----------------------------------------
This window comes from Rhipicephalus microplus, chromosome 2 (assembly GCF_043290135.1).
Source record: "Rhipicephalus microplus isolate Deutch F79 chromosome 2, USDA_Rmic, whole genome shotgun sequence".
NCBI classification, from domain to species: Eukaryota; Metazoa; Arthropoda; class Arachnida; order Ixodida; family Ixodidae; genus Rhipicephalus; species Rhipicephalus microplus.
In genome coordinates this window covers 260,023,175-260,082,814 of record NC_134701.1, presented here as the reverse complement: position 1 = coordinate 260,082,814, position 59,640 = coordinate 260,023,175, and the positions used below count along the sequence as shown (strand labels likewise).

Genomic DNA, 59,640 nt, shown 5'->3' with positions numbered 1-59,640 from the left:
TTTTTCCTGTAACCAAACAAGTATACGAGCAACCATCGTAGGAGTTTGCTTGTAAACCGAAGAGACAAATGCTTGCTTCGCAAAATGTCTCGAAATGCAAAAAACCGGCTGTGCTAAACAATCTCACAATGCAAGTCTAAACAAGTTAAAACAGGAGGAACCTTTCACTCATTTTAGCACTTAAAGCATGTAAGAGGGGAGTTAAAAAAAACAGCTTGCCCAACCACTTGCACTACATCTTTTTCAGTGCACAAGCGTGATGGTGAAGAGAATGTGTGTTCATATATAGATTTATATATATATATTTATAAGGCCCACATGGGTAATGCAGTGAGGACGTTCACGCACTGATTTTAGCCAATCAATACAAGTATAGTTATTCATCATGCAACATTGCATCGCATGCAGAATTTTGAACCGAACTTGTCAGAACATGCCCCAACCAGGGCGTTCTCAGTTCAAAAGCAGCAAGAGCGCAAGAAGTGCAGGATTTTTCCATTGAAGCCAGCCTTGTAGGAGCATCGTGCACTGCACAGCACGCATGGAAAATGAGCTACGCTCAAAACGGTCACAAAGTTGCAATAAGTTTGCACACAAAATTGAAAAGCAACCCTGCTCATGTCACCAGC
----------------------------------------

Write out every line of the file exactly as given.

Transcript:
This window comes from Rhipicephalus microplus, chromosome 2 (assembly GCF_043290135.1).
Source record: "Rhipicephalus microplus isolate Deutch F79 chromosome 2, USDA_Rmic, whole genome shotgun sequence".
NCBI classification, from domain to species: Eukaryota; Metazoa; Arthropoda; class Arachnida; order Ixodida; family Ixodidae; genus Rhipicephalus; species Rhipicephalus microplus.
In genome coordinates this window covers 260,023,175-260,082,814 of record NC_134701.1, presented here as the reverse complement: position 1 = coordinate 260,082,814, position 59,640 = coordinate 260,023,175, and the positions used below count along the sequence as shown (strand labels likewise).

Genomic DNA, 59,640 nt, shown 5'->3' with positions numbered 1-59,640 from the left:
TTTTTCCTGTAACCAAACAAGTATACGAGCAACCATCGTAGGAGTTTGCTTGTAAACCGAAGAGACAAATGCTTGCTTCGCAAAATGTCTCGAAATGCAAAAAACCGGCTGTGCTAAACAATCTCACAATGCAAGTCTAAACAAGTTAAAACAGGAGGAACCTTTCACTCATTTTAGCACTTAAAGCATGTAAGAGGGGAGTTAAAAAAAACAGCTTGCCCAACCACTTGCACTACATCTTTTTCAGTGCACAAGCGTGATGGTGAAGAGAATGTGTGTTCATATATAGATTTATATATATATATTTATAAGGCCCACATGGGTAATGCAGTGAGGACGTTCACGCACTGATTTTAGCCAATCAATACAAGTATAGTTATTCATCATGCAACATTGCATCGCATGCAGAATTTTGAACCGAACTTGTCAGAACATGCCCCAACCAGGGCGTTCTCAGTTCAAAAGCAGCAAGAGCGCAAGAAGTGCAGGATTTTTCCATTGAAGCCAGCCTTGTAGGAGCATCGTGCACTGCACAGCACGCATGGAAAATGAGCTACGCTCAAAACGGTCACAAAGTTGCAATAAGTTTGCACACAAAATTGAAAAGCAACCCTGCTCATGTCACCAGC